Hot times for Westboro Beach

The focus of last month’s column was the Trocadero dance hall at Westboro Beach. This month, despite the snow and sub-zero temperatures outside, we’re continuing our look at the development of Westboro Beach and the community’s involvement in regards to its use.

This photo from 1967 shows a new-and-improved beach area, as well as the concrete towers for the restaurant. You can also see the rock-filled crib downstream from the beach and the boom house in the middle of the river, both remnants of the early lumber industry. Photo courtesy of Michel LaFleur
This photo from 1967 shows a new-and-improved beach area, as well as the concrete towers for the restaurant. You can also see the rock-filled crib downstream from the beach and the boom house in the middle of the river, both remnants of the early lumber industry. Photo courtesy of Michel LaFleur

It is impossible to date the first use of the river at Westboro Beach for recreational purposes. The workers at James Skead’s mill undoubtedly found themselves in the river on occasion, whether by accident or on purpose, but the first documented and datable evidence comes from the early 1920s with a photo of the bathers enjoying a waterslide in the shallow water. For the more adventuresome, there was another taller slide anchored out in deeper water. The slides were community built using available materials, such as logs lying abandoned along the shore.

The “Westboro Swimming Club” was created in the early 1920s and incorporated under the provincial law, although it was really a community social organization, planning dances and other social events at the beach. Membership cost $5.00. The Club hosted races and swimming lessons for the young people in the neighbourhood, organized the construction of water slides and rafts, and built an open-air dance platform.

The Police Village of Westboro was also involved in activities at the beach, and as early as 1916, ordered the purchase and installation of two 12 x 17 tents “for the convenience of bathers.”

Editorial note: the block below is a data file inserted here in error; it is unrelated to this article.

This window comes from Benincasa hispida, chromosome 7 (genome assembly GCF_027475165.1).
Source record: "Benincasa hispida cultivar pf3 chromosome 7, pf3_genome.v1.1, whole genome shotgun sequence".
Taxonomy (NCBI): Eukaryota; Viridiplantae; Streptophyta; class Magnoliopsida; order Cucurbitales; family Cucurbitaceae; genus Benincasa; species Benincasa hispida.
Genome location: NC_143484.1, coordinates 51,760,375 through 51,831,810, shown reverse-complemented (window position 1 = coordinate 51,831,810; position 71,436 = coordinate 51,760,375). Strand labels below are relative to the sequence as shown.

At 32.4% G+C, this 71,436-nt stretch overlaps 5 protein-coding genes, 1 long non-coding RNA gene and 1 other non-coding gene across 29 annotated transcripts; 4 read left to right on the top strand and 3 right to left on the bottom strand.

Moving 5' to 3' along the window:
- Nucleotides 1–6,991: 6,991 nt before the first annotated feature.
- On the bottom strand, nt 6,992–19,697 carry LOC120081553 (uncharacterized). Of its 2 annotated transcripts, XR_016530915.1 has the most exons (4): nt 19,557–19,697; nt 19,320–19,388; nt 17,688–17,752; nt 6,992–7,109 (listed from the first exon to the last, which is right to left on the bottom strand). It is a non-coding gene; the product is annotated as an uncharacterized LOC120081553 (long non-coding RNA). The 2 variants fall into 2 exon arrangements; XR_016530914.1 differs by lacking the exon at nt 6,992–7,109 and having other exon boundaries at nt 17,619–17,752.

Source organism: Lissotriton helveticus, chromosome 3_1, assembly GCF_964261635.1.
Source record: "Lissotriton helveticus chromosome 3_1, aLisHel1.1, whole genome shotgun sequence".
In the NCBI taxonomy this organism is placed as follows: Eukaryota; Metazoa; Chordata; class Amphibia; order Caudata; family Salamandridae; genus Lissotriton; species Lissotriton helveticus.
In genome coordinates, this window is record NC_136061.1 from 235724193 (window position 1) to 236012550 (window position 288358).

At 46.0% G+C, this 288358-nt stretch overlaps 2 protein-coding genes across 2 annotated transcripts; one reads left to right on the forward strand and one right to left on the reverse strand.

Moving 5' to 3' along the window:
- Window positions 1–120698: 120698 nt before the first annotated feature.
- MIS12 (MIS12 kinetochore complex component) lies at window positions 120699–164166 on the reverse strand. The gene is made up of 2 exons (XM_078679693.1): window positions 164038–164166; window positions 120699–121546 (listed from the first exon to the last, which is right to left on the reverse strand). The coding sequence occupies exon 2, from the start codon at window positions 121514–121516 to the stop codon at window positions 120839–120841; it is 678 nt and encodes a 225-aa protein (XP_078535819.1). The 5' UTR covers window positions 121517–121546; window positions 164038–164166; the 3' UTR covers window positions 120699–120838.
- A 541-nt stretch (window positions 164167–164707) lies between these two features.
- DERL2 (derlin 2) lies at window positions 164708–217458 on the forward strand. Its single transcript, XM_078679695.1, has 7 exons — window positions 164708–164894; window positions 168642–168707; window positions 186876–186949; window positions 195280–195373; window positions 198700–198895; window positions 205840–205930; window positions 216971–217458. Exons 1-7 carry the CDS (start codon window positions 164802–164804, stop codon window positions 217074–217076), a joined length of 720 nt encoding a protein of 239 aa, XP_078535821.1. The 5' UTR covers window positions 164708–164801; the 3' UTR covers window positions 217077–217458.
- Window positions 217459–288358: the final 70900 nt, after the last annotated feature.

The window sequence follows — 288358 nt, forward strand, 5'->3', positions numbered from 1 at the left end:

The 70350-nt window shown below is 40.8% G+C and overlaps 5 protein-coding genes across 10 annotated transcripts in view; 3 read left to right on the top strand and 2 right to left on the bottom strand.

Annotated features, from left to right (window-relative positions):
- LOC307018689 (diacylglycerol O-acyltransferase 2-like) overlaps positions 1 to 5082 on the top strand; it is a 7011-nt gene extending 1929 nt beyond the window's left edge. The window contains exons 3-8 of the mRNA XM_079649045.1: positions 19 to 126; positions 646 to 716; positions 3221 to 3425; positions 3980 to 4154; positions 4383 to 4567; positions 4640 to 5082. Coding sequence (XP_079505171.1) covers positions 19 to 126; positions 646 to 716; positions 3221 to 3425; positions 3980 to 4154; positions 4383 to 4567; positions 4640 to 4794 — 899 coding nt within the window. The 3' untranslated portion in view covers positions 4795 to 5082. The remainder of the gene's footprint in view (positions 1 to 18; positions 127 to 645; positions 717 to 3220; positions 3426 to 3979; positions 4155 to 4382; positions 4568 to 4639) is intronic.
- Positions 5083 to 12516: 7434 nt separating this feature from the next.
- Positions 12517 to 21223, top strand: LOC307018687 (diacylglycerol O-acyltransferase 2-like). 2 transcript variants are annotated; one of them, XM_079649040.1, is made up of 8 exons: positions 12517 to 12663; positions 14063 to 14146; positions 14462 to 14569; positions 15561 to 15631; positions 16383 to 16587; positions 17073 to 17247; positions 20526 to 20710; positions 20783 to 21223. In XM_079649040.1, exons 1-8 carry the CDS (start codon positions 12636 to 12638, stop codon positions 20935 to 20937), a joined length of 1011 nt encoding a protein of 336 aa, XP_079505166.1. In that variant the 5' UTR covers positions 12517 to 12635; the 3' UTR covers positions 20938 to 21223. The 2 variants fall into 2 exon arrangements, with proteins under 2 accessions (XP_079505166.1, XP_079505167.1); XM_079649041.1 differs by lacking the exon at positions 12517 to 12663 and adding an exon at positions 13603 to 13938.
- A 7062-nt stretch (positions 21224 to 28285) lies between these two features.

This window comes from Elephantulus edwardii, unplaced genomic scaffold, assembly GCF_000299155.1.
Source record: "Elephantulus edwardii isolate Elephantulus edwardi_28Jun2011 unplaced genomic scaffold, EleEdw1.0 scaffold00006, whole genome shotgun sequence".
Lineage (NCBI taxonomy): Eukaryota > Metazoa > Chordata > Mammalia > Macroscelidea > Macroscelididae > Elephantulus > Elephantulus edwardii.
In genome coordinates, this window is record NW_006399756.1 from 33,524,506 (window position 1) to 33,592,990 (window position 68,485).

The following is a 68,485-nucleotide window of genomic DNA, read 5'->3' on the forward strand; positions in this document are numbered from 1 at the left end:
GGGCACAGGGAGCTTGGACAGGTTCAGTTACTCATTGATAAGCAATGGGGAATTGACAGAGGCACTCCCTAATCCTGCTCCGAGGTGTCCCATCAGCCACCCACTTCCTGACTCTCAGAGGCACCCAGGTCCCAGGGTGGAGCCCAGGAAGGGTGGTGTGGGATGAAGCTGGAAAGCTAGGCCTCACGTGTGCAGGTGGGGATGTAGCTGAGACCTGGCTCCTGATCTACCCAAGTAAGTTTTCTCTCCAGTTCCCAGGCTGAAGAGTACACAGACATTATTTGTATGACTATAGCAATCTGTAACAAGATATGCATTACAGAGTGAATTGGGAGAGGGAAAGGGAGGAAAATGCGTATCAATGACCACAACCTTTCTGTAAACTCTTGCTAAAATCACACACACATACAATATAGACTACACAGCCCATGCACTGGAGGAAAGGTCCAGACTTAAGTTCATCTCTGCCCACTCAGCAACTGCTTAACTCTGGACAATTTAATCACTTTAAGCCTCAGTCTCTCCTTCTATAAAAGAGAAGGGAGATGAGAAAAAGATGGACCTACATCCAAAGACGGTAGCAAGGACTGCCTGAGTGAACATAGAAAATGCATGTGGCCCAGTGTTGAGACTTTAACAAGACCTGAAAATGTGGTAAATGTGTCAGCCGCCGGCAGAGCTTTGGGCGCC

In the background of this photo from the 1920s, one can see the open-air dance platform that preceded the Trocadero. Photo courtesy of Bob Rodney
In the background of this photo from the 1920s, one can see the open-air dance platform that preceded the Trocadero. Photo courtesy of Bob Rodney

In these early years, Westboro Beach was not much of a beach. There was very little sand – just dirt and mud, sawdust and bark from the mill –  amid rocks and shale. The Swimming Club had children pulling weeds to keep the beach relatively accessible for swimming. (The sand came later, in the 1950s.)

During the 1930s, the ownership of the beach lots fell increasingly into private hands, particularly those of Sam Ford. Sam owned the local snack bar and rented several cottages at the beach, and organized many activities to attract people to the beach and to the Trocadero dance hall. He organized carnival days of games of skill and chance, swimming races, and visual extravaganzas that included local youth diving through flaming circles of fire. He also constructed large concrete blocks at the water’s edge for party lights that were used during evening events.